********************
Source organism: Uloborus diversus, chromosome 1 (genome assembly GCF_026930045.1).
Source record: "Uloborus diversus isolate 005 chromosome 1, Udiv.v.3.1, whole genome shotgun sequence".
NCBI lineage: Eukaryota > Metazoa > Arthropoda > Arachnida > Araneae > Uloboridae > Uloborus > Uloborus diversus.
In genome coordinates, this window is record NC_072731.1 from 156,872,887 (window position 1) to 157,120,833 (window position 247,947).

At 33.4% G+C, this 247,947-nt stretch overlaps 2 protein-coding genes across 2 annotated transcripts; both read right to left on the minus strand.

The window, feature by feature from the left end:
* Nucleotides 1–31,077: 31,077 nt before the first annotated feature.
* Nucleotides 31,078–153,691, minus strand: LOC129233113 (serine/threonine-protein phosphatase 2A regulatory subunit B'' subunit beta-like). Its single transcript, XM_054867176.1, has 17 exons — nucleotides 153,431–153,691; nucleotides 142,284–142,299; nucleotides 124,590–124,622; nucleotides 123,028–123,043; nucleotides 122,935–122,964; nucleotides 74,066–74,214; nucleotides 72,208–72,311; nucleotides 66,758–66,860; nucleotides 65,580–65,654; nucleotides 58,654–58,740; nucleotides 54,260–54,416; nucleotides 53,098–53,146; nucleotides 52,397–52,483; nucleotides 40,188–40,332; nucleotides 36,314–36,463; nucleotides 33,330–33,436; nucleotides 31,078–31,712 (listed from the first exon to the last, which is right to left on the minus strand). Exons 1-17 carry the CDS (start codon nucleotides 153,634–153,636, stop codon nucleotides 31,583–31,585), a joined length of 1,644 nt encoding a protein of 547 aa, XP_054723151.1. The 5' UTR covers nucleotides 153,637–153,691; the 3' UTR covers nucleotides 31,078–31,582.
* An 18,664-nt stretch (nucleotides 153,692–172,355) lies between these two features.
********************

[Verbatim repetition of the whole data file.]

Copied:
Source organism: Uloborus diversus, chromosome 1 (genome assembly GCF_026930045.1).
Source record: "Uloborus diversus isolate 005 chromosome 1, Udiv.v.3.1, whole genome shotgun sequence".
NCBI lineage: Eukaryota > Metazoa > Arthropoda > Arachnida > Araneae > Uloboridae > Uloborus > Uloborus diversus.
In genome coordinates, this window is record NC_072731.1 from 156,872,887 (window position 1) to 157,120,833 (window position 247,947).

At 33.4% G+C, this 247,947-nt stretch overlaps 2 protein-coding genes across 2 annotated transcripts; both read right to left on the minus strand.

The window, feature by feature from the left end:
* Nucleotides 1–31,077: 31,077 nt before the first annotated feature.
* Nucleotides 31,078–153,691, minus strand: LOC129233113 (serine/threonine-protein phosphatase 2A regulatory subunit B'' subunit beta-like). Its single transcript, XM_054867176.1, has 17 exons — nucleotides 153,431–153,691; nucleotides 142,284–142,299; nucleotides 124,590–124,622; nucleotides 123,028–123,043; nucleotides 122,935–122,964; nucleotides 74,066–74,214; nucleotides 72,208–72,311; nucleotides 66,758–66,860; nucleotides 65,580–65,654; nucleotides 58,654–58,740; nucleotides 54,260–54,416; nucleotides 53,098–53,146; nucleotides 52,397–52,483; nucleotides 40,188–40,332; nucleotides 36,314–36,463; nucleotides 33,330–33,436; nucleotides 31,078–31,712 (listed from the first exon to the last, which is right to left on the minus strand). Exons 1-17 carry the CDS (start codon nucleotides 153,634–153,636, stop codon nucleotides 31,583–31,585), a joined length of 1,644 nt encoding a protein of 547 aa, XP_054723151.1. The 5' UTR covers nucleotides 153,637–153,691; the 3' UTR covers nucleotides 31,078–31,582.
* An 18,664-nt stretch (nucleotides 153,692–172,355) lies between these two features.